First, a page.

Marrying for money, it turns out, works.
A study by an Ohio State University researcher shows that a person who marries — and stays married — accumulates nearly twice as much personal wealth as a person who is single or divorced.
And for those who divorce, it’s a bit more expensive than giving up half of everything they own. They lose, on average, three-fourths of their personal net worth.
“Getting married for a few years and then getting divorced is clearly not the path to financial independence,” said Jay Zagorsky, whose study divided married couples’ assets so they could be compared with singles.
Zagorsky, a research scientist at OSU’s Center for Human Resource Research, tracked the wealth and marital status of 9,055 people from 1985 to 2000. Those people have been participating in the National Longitudinal Survey of Youth, which has repeatedly interviewed them about various aspects of their lives since 1979.
The participants are now 41 to 49 years old, making them the youngest of the baby boomers.
Zagorsky cautioned that results could be different for older and younger Americans, who have faced different attitudes about marriage, divorce and living together without marriage.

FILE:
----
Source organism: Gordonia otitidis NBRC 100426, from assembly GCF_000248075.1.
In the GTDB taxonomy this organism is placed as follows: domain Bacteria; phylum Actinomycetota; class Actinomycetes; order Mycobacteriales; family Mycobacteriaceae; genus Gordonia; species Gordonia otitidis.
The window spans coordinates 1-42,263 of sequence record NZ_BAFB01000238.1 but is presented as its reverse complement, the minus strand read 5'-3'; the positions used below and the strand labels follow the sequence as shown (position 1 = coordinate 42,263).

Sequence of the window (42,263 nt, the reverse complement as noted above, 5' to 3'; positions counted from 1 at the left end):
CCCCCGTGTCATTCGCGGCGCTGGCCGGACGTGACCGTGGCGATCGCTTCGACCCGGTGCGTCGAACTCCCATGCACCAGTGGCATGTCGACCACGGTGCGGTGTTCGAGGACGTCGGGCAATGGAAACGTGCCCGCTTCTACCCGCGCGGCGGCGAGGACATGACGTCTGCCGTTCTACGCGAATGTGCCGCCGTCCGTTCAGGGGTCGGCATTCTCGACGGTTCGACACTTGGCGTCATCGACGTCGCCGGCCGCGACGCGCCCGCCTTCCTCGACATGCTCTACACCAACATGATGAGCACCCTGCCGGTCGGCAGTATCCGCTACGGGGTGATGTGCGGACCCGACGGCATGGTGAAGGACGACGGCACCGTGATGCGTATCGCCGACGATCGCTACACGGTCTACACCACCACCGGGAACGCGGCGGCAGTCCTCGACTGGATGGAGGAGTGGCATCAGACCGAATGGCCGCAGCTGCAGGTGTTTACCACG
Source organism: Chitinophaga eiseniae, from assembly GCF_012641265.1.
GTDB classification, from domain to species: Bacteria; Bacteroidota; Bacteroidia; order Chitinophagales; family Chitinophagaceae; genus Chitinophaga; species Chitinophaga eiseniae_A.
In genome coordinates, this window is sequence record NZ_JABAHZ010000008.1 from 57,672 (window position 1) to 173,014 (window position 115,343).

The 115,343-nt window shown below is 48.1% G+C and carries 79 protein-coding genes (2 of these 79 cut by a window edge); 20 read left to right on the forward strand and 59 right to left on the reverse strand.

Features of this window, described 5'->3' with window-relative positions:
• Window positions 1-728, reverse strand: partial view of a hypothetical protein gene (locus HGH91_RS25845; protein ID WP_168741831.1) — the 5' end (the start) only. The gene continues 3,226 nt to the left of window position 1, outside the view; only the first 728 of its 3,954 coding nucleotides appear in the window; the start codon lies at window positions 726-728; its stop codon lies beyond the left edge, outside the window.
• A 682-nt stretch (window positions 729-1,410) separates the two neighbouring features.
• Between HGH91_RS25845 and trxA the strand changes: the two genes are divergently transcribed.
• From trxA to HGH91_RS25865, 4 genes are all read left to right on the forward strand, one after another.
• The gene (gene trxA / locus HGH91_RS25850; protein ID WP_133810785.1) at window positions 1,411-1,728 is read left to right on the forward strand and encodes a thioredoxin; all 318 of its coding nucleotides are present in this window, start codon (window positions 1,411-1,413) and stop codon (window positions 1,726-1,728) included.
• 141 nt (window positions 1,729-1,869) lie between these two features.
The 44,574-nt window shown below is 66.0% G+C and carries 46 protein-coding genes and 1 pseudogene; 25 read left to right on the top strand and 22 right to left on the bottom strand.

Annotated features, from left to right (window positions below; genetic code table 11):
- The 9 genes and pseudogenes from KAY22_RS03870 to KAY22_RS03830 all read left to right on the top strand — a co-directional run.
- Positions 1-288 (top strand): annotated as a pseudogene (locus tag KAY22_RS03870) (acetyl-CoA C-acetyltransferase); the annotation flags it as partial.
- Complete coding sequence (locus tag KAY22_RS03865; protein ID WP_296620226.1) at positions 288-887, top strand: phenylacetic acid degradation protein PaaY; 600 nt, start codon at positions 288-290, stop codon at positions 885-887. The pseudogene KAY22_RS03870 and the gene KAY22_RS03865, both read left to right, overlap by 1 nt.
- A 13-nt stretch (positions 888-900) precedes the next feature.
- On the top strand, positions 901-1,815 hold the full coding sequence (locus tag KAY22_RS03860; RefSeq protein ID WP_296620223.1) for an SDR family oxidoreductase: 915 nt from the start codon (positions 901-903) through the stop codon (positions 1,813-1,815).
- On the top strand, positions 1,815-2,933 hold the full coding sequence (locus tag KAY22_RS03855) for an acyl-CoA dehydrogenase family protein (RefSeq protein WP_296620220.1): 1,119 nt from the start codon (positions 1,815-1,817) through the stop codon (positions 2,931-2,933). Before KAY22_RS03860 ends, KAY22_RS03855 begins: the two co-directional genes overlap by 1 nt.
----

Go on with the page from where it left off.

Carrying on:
Zagorsky’s study, which is published in the current issue of the Journal of Sociology, defines wealth as the total value of a person’s assets, such as real estate, stocks and bank accounts, minus liabilities, such as mortgages.
A big reason married people accumulate more wealth than others is simple economies of scale — one household is cheaper to maintain than two, Zagorsky said. Divorce reverses those benefits, he said.
“Divorce looks like one of the fastest ways to destroy your wealth,” Zagorsky said.
David Popenoe, co-director of the National Marriage Project at Rutgers University, said people become more economically productive after they marry.
“They work harder, they advance further in their job, they save more money, and maybe invest more wisely,” Popenoe said. “That’s because, one can speculate, they are now working for something larger than themselves. They are working for a family.”
Zagorsky showed that single people slowly accumulated wealth during the study, going from a median of $1,500 at the start to $10,900 in the 15th year.
Married people accumulated wealth much faster, accumulating 93 percent more than single or divorced people over the life of the study, Zagorsky said.
People who divorced started losing net worth four years before their divorces were final, Zagorsky said. That could be because they had separated before divorcing, forcing them to support two households, he said.
The study found that men fared better than women after divorce, holding about 2 1/2 times the wealth. However, in dollars, it added up to a difference of only $5,124.
“While men come out slightly ahead, divorce destroys wealth dramatically for both sexes,” Zagorsky wrote in his study.